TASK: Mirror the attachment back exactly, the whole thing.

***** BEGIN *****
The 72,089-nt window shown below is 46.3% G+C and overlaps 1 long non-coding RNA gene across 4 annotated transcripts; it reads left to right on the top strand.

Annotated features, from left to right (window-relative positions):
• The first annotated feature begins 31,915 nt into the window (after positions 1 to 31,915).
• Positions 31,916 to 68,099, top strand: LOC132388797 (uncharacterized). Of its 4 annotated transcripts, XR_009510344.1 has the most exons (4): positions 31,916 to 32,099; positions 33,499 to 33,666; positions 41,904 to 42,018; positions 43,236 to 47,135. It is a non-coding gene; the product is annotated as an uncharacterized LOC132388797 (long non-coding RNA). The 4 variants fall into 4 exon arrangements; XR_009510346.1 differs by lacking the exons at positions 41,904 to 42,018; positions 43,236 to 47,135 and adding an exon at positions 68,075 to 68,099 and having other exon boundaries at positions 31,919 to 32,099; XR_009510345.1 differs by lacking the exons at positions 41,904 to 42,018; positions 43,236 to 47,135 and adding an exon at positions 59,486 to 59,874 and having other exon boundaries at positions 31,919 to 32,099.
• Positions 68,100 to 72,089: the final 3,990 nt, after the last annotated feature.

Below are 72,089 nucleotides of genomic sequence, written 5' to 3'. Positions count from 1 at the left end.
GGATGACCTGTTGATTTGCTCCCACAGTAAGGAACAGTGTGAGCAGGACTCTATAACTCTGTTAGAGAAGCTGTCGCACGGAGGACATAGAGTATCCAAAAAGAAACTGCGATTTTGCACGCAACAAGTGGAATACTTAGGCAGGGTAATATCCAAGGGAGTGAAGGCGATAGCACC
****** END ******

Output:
The 72,089-nt window shown below is 46.3% G+C and overlaps 1 long non-coding RNA gene across 4 annotated transcripts; it reads left to right on the top strand.

Annotated features, from left to right (window-relative positions):
• The first annotated feature begins 31,915 nt into the window (after positions 1 to 31,915).
• Positions 31,916 to 68,099, top strand: LOC132388797 (uncharacterized). Of its 4 annotated transcripts, XR_009510344.1 has the most exons (4): positions 31,916 to 32,099; positions 33,499 to 33,666; positions 41,904 to 42,018; positions 43,236 to 47,135. It is a non-coding gene; the product is annotated as an uncharacterized LOC132388797 (long non-coding RNA). The 4 variants fall into 4 exon arrangements; XR_009510346.1 differs by lacking the exons at positions 41,904 to 42,018; positions 43,236 to 47,135 and adding an exon at positions 68,075 to 68,099 and having other exon boundaries at positions 31,919 to 32,099; XR_009510345.1 differs by lacking the exons at positions 41,904 to 42,018; positions 43,236 to 47,135 and adding an exon at positions 59,486 to 59,874 and having other exon boundaries at positions 31,919 to 32,099.
• Positions 68,100 to 72,089: the final 3,990 nt, after the last annotated feature.

Below are 72,089 nucleotides of genomic sequence, written 5' to 3'. Positions count from 1 at the left end.
GGATGACCTGTTGATTTGCTCCCACAGTAAGGAACAGTGTGAGCAGGACTCTATAACTCTGTTAGAGAAGCTGTCGCACGGAGGACATAGAGTATCCAAAAAGAAACTGCGATTTTGCACGCAACAAGTGGAATACTTAGGCAGGGTAATATCCAAGGGAGTGAAGGCGATAGCACC